Sometimes the exhibitions are so radiant that you want to soak up them like the sun. “Director’s Choice”, currently at the BigTown Gallery in Rochester, is one of them. Curated by director Anni Mackay, this exuberant group exhibition showcases the work of seven artists, each with a clear voice and mature practice: Varujan Boghosian, Pat dipaula Klein, Helene matteson, Ira matteson, Nicolas santoro, Hugh Townley and John udvardy.
A range of mediums are represented, from the slightly wacky embroidery of the Klein dipula to the smooth stone worthy of Santoro. Mackay artfully blended the 60 or so works into a visual feast of texture, form and color. In a way, it’s not overwhelming.
Mackay said during a visit to the gallery that the seed of the exhibition was the works of Helen Matteson. A long-time artist, Matteson moved in 2004 to Thetford, where she lived and worked with her husband, Ira, until his death in 2011. She left over 400 completed sketchbooks and around 9,000 works on paper. , all unsigned, undated and untitled.
As a Matteson gallery owner, Mackay has endeavored to archive this unruly corpus. She doesn’t seem to care, however, and expresses her respect for the artists who “[work] to be content to make their art, whatever the result of the sales “and to put their energy in” the language which they develop “.
For “Director’s Choice,” Mackay selected 18 untitled Matteson drawings and watercolors. Often colorful geometric studies, they are minimalist but rarely austere, due to the infinite possibilities of gradation in watercolor. Concentric circles resemble the cross section of a jawbreaker, although Matteson frequently interrupted the geometric perfection by cutting the side of a circle with a different line, color, or both – a suggestion from alternative perfect shapes. Some of the works, especially those with Matteson’s thick, slightly twisted lines, are reminiscent of the work of Corita Kent, an artist / activist known for the colorful prints she made in the 1960s and 1970s.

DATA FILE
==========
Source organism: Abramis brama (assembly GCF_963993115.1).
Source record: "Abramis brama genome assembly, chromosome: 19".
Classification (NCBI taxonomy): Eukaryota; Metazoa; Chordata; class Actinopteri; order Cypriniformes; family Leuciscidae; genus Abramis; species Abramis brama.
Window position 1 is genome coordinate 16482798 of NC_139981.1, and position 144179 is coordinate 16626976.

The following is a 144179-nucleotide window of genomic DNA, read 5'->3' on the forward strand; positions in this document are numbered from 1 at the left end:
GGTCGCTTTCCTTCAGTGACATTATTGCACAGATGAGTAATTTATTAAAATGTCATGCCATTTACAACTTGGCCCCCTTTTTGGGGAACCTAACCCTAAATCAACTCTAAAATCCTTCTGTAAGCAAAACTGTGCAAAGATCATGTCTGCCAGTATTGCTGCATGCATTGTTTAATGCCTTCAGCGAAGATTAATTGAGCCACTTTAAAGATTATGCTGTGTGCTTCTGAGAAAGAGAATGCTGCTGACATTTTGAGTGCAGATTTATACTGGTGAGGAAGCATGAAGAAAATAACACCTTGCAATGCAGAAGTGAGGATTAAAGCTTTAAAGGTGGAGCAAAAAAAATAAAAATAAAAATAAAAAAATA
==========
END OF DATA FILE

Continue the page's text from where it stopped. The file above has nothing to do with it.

Works by Helen Matteson are on display alongside those of Ira, who turns 99 this year. Although classically trained as a bronze sculptor, he turned to woodworking when he moved to Vermont. A large selection of Ira’s works can be found at BigTown: abstract, freestanding wood sculpture; Large-scale “wood grain rubs”; and nude figures, both in bronze and in wood panel.
The late artist Townley shared Ira Matteson’s attraction to wood, although he achieved very different results. Matteson explores dimension and depth, oscillating between realistic figures and full abstraction. Townley developed a rudimentary lexicon of shapes cut with a bandsaw.
Looking at “Horizontal 8” or “Michigan Avenue” one can easily identify common symbols – star, hand, heart, arrow – as well as figurative and natural forms. A more abstract and untitled work by Townley is painted in bright hues worthy of a play school, appearing to celebrate the sheer joy of form and color.
Udvardy’s sculptures show a similar interest in basic shapes and bold colors, but, where Townley favored clean lines, precision and solid materials, Rhode Island-based Udvardy opts for precariousness. “Table Setting” and “Wings of Icarus” both seem to be suspended in motion and about to tip over. The “Lunar Ivory” and “Forge” murals are made of painted cardboard, using the lowest common denominator – both in material and shape – to suggest the titular elements.
Contrary to this irreverence, Santoro’s stone sculpture is solid and unwavering, as if it had emerged whole from the ground. This description is particularly suitable for “Origins Triptych”, which consists of three freestanding pieces. Each features tuber-like shapes that intertwine smoothly and rise skyward.
The works of Boghosian and Dipaula Klein are much more valuable in scale. The latter’s embroidered pieces feature a menagerie of invented creatures that seem to dance flora / fauna hybrids. With titles such as “Rumpus of Shapes”, “Genitalia Sampler”, “Garden Notes” and “Phantasmagoria”, dipaula Klein’s creations resemble artful illustrations of science fiction petri dishes. It deliciously blurs the boundaries between human and plant biology.
Mackay has selected Boghosian collages that also take the natural realm as the subject. Vintage images of swans and roses populate the intricate handyman scenes, providing a sort of nostalgic and ephemeral counterbalance to dipaula Klein’s imaginative and perhaps futuristic creatures.
Mackay has succeeded in harmonizing the works of strong artists individually for a group exhibition that stands out for both its formal sophistication and its playfulness. It can make you want to get your hands dirty creating your own art – which some say is the hallmark of a great show.